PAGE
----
A processing engine 320 carries out the task of compiling the block diagram to produce an “in-memory executable” version of the model that is used for generating code and/or simulating or linearizing the block diagram 350. The compile stage involves checking the integrity and validity of the block interconnections in the block diagram 350. In this stage, the engine 320 also sorts the blocks in the block diagram 350 into hierarchical lists that are used when creating the block method execution lists. In the link stage, the processing engine 320 uses the result of the compiled stage to allocate memory needed for the execution of the various components of the block diagram. The linking stage also produces block method execution lists that are used by the simulation, trimming, or linearization of the block diagram 350. The block method execution lists are generated because the simulation, trimming, and/or linearization of a model must execute block methods by type (not by block) when they have a sample hit.
The block diagram model can be trimmed to find a trim point of a dynamic system. A trim point, also known as an equilibrium point, is a point in the parameter space of a dynamic system at which the system is in a steady state. For example, a trim point of an aircraft is a setting of its controls that cause the aircraft to fly straight and level. Mathematically, a trim point is a point where the system's state derivatives equal zero. Trimming starts from an initial point and searches, using a sequential quadratic programming algorithm, until it finds the nearest trim point. A user can supply the initial point implicitly or explicitly. Trimming can find trim points that meet specific input, output, or state conditions, and it can find points where a system is changing in a specified manner, that is, points where the system's state derivatives equal specific nonzero values.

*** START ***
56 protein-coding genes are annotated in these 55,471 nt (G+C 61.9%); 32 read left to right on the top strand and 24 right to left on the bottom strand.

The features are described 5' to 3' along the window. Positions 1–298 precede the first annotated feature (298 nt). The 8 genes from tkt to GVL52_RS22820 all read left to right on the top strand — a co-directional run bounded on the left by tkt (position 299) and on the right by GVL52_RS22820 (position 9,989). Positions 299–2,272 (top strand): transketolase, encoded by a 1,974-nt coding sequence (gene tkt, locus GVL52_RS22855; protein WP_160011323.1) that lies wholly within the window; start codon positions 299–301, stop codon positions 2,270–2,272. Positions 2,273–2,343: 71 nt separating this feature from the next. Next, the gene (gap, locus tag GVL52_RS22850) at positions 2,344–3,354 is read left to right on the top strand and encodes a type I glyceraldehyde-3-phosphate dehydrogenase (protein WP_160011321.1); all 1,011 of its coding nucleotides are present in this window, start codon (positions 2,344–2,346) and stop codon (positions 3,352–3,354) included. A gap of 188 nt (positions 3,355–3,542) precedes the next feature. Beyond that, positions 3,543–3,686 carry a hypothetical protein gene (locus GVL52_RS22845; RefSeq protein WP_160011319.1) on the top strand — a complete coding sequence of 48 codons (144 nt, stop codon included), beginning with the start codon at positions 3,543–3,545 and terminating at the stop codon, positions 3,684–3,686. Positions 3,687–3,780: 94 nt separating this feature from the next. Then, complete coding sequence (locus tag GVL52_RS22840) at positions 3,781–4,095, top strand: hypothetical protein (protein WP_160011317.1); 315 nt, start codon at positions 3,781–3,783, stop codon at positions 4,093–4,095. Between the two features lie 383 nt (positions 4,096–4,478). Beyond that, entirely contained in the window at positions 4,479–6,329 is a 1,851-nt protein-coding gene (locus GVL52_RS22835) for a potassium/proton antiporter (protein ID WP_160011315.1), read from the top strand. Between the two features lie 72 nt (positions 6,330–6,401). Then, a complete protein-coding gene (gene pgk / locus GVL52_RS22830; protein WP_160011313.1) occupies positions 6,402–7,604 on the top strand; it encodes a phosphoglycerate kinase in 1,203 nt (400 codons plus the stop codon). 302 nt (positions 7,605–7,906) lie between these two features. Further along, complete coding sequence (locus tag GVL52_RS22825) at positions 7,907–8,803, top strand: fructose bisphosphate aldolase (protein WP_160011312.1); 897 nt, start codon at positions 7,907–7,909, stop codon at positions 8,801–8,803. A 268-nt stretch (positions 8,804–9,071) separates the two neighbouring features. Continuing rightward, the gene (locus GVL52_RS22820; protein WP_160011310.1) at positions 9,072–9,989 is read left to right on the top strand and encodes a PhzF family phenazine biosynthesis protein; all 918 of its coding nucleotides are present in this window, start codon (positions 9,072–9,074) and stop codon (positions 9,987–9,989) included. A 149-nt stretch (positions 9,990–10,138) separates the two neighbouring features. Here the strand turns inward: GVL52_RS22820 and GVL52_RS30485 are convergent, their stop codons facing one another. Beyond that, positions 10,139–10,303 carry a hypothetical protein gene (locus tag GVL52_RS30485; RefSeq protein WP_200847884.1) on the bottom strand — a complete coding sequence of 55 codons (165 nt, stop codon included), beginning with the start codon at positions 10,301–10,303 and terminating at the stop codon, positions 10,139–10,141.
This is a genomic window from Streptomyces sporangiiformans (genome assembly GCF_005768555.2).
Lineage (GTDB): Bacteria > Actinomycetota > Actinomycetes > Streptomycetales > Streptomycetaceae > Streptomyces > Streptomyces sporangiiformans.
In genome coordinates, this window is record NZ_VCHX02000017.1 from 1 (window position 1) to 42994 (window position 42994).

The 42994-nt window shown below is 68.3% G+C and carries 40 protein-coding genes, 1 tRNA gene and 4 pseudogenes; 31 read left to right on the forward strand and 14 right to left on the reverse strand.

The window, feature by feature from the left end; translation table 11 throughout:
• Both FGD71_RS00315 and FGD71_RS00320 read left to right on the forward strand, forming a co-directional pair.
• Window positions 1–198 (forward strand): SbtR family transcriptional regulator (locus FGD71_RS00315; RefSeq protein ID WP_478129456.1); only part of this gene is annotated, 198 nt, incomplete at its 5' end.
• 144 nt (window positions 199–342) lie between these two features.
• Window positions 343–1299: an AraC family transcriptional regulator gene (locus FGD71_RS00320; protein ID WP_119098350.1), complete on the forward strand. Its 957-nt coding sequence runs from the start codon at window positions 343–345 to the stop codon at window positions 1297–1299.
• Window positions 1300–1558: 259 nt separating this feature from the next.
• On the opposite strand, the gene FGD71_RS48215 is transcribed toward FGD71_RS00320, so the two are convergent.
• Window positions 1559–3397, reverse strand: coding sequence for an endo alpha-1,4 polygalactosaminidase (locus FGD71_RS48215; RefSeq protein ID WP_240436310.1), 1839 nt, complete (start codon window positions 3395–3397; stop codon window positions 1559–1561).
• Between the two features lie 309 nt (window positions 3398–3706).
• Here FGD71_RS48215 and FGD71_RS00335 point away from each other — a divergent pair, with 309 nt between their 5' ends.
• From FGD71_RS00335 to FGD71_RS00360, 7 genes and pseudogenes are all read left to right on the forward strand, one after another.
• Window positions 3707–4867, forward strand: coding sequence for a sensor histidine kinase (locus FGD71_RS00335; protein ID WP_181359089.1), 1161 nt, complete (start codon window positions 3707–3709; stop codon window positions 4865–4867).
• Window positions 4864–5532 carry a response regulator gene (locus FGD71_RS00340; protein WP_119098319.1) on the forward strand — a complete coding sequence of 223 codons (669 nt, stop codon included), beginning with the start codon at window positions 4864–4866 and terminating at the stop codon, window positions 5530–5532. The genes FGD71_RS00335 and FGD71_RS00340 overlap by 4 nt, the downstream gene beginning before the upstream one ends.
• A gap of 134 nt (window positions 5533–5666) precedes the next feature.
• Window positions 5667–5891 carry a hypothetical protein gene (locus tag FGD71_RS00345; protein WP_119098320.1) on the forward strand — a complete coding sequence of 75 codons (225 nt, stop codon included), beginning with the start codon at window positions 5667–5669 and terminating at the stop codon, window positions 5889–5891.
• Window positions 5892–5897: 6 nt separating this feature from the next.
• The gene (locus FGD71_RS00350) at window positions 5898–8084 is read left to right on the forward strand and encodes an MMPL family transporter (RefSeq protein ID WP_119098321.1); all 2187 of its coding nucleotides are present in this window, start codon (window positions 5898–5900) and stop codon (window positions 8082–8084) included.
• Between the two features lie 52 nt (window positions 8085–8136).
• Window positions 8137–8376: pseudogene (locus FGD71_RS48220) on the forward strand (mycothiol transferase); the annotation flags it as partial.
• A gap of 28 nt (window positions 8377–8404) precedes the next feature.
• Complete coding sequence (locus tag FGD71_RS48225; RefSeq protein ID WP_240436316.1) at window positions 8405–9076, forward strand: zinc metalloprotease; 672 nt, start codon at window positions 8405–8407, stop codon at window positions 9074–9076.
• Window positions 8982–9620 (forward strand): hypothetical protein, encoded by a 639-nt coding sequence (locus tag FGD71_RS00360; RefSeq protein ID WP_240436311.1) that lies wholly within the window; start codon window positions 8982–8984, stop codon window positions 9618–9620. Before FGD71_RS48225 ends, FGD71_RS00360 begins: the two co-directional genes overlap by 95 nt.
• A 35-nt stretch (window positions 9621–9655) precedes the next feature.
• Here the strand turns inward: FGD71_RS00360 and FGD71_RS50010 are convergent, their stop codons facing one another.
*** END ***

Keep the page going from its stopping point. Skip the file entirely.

After linking has been performed, the code generator 330 may generate code. In this stage, the code generator 330 may choose to translate the block diagram model (or portions of it) into either software modules or hardware descriptions (broadly termed code). If this stage is performed, then the stages that follow use the generated code during the execution of the block diagram. If this stage is skipped completely, then the execution engine 340 uses an interpretive mode of execution for the block diagram. In some cases, the user may not proceed further with the execution of the block diagram because they would like to deploy the code outside the confines of the block diagram software. Upon reaching the simulation stage, the execution engine 340 uses a simulation loop to execute block methods in a pre-defined ordering upon a sample hit to produce the system responses as they change with time.